I start to make the international calls and reach my dear friend in Ibiza, a proper German hippy who lived under a fig tree for two years and has accumulated more life experience in her little finger than I have in my whole body.  She has luxuriant leg hair not seen anywhere in the civilised world since the 70’s.  She is fabulous.  I deliver the news for what feels like the hundredth time. “Oh Fuck!” she correctly exclaims…then a long pause before she follows this up with, “Well Josels, Robbie’s gonna love it, I tell you that for free! He’s gonna have his own little monastery going on there in his cell.” She stops me in my tracks.  She continues. “Yes Josels, you know, we talk about these things sometimes and he told me that if he had not had you guys in his life he would have gone off to the Himalayas or something to sit in a cave, and Josels these Himalaya retreat thingies can last for years you know, so really he is getting the best of all worlds – you, and the monastery all in one!” It’s outrageous what she is saying, but it is completely true.

Suddenly everything shifts. It is like a lightbulb turning on in the pitiful darkness that has engulfed me. If ever there was a man well suited to life in a cell it is Rob.  He has been doing meditation every day for as long as I can remember: He has to drag himself off that cushion in the morning.  He loves yoga and reading and sitting – all things you can do in a cell.  This might not be what we want, but perhaps it could be what we need?

By | June 20th, 2016|

Telling Tala

“Mamma? Why are you crying? Is Daddy going to die?” “No darling, Daddy is fine”.  It’s a lie, clearly, but I just want to tell her something good first, before the real telling has to happen.  She is totally in the dark about the entire situation.  We had deliberated telling her during the trial sometime, but it had all gone so well: We had a great judge who was bending over backwards to do the right thing, sometimes making mistakes and then having the good grace to correct himself after further consideration.  I trusted him, trusted in the process, the Great British Justice System.  I believed my friends when they said that nothing this wrong could happen to people like us.  My friend had even asked her psychic who had given us the all clear. Water tight!  In any case, how do you tell a nine year old that her Dad might be sent to jail for 10 – 16 for something he hasn’t done?  Where do you even begin with that? How does she get up and feel good about the world knowing that everything that means the most to her could be taken away in a moment? I’m about to find out how to do that, and very fast.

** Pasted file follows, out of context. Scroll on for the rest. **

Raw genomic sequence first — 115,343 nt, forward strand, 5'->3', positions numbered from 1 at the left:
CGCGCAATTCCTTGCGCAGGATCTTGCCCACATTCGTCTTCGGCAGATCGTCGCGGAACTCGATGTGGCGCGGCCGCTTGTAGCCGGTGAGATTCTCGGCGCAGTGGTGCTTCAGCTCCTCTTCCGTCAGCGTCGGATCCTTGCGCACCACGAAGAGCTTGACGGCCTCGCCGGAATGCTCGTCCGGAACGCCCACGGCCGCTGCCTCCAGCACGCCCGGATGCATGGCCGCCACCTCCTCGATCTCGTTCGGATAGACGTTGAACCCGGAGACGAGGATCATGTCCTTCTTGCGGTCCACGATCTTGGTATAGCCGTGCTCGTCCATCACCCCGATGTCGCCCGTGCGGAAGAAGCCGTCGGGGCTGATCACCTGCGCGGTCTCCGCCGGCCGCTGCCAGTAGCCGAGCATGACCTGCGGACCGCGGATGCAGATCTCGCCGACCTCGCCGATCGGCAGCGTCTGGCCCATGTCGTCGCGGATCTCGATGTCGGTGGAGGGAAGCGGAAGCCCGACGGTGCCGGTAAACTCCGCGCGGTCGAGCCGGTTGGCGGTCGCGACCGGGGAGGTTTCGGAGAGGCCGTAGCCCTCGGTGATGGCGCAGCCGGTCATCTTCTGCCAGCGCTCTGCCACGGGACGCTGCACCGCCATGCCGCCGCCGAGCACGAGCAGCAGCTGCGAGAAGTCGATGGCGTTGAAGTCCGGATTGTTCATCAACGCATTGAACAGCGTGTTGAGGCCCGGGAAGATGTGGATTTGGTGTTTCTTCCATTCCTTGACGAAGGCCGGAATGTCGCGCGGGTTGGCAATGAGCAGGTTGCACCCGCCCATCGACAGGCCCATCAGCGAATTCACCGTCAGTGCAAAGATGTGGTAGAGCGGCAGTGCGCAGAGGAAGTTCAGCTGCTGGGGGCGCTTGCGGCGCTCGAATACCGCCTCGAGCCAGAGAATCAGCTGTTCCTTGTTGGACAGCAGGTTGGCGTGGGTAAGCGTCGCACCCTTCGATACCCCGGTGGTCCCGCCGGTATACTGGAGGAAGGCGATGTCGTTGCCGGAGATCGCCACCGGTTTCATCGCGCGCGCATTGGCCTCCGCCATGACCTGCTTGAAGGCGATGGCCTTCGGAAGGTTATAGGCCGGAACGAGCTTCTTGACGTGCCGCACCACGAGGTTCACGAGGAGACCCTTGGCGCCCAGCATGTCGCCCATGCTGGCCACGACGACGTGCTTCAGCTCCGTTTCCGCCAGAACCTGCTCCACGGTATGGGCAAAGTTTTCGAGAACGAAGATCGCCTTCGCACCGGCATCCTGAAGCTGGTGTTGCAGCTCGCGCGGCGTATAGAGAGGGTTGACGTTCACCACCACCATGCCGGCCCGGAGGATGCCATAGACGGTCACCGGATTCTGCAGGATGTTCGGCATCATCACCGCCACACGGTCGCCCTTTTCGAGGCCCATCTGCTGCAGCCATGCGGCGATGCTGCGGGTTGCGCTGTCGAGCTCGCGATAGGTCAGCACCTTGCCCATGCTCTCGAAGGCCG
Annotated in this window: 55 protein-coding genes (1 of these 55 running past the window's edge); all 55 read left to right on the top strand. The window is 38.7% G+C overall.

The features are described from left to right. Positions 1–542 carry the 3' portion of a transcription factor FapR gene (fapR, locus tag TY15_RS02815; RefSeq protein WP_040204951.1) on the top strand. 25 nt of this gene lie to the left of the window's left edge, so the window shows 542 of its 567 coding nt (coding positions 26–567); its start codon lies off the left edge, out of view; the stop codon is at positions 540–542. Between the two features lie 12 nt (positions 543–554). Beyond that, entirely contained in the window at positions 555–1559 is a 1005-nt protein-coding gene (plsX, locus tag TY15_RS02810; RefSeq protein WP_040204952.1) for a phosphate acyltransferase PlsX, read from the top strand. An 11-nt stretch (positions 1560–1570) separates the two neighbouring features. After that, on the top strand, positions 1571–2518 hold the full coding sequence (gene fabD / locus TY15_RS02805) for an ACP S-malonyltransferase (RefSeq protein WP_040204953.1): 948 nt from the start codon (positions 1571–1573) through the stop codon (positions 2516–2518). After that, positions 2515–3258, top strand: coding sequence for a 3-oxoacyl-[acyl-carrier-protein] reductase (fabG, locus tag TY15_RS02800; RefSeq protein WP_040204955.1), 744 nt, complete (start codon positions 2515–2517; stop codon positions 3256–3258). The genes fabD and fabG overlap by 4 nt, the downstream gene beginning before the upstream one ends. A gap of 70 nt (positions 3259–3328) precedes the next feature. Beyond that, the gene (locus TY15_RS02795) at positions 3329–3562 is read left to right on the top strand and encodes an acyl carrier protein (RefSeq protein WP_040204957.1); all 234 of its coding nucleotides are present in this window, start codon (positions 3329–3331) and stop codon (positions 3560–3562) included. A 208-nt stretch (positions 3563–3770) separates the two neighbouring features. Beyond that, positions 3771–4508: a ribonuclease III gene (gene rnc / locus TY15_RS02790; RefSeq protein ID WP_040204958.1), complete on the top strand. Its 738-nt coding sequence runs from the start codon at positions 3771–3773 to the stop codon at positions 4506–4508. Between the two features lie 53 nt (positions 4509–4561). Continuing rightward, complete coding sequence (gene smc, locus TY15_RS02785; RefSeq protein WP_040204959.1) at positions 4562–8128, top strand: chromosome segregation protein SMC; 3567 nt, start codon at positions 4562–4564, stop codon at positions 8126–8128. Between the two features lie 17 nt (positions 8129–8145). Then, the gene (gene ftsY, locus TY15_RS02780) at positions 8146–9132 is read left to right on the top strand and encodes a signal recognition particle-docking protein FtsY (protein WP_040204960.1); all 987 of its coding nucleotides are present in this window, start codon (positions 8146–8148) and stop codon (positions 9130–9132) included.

I choose my words carefully. “Daddy is coming home now and we have something to talk to you about together when he gets back”.  There is no way on earth that is going to fly. “No Mamma, tell me now” she says, all the beatific lightness gone from her small face.  I mumble something incoherent about him needing to work away for quite a long time.  He has never worked away. It’s an outright fib and she knows it.  Smelling weakness she is on the attack. “Tell me Mamma! You have to tell me now!” and then, suddenly, “is Daddy going to jail?”.  Her question blind sides me. “Yes” I say, trying to hold her with my eyes and with every part of myself, trying to make it sound plausible and bearable and failing as she screams out “No!  Why! He can’t go to jail, what has he done?”.

I beat out a pocket sized explanation about films and governments, money and rules, mistakes and injustices. It makes no sense and yet she understands immediately. “They can’t send Daddy to jail… he hasn’t done anything wrong! I need my Daddy, don’t they know I need him? How long for? Tell them they have made a mistake Mamma”. She is screaming now, and hysteria reminiscent of the terrible two’s (and threes and fours in her case) is setting in. “How long for Mamma? How long?” I deflect the question, avoid it, protest ignorance, but she carries on and on, wearing me down.  I offer a conservative figure, chopping the minimum sentence in half.  She howls in pain, doing the maths.  “I’ll be fifteen Mamma.”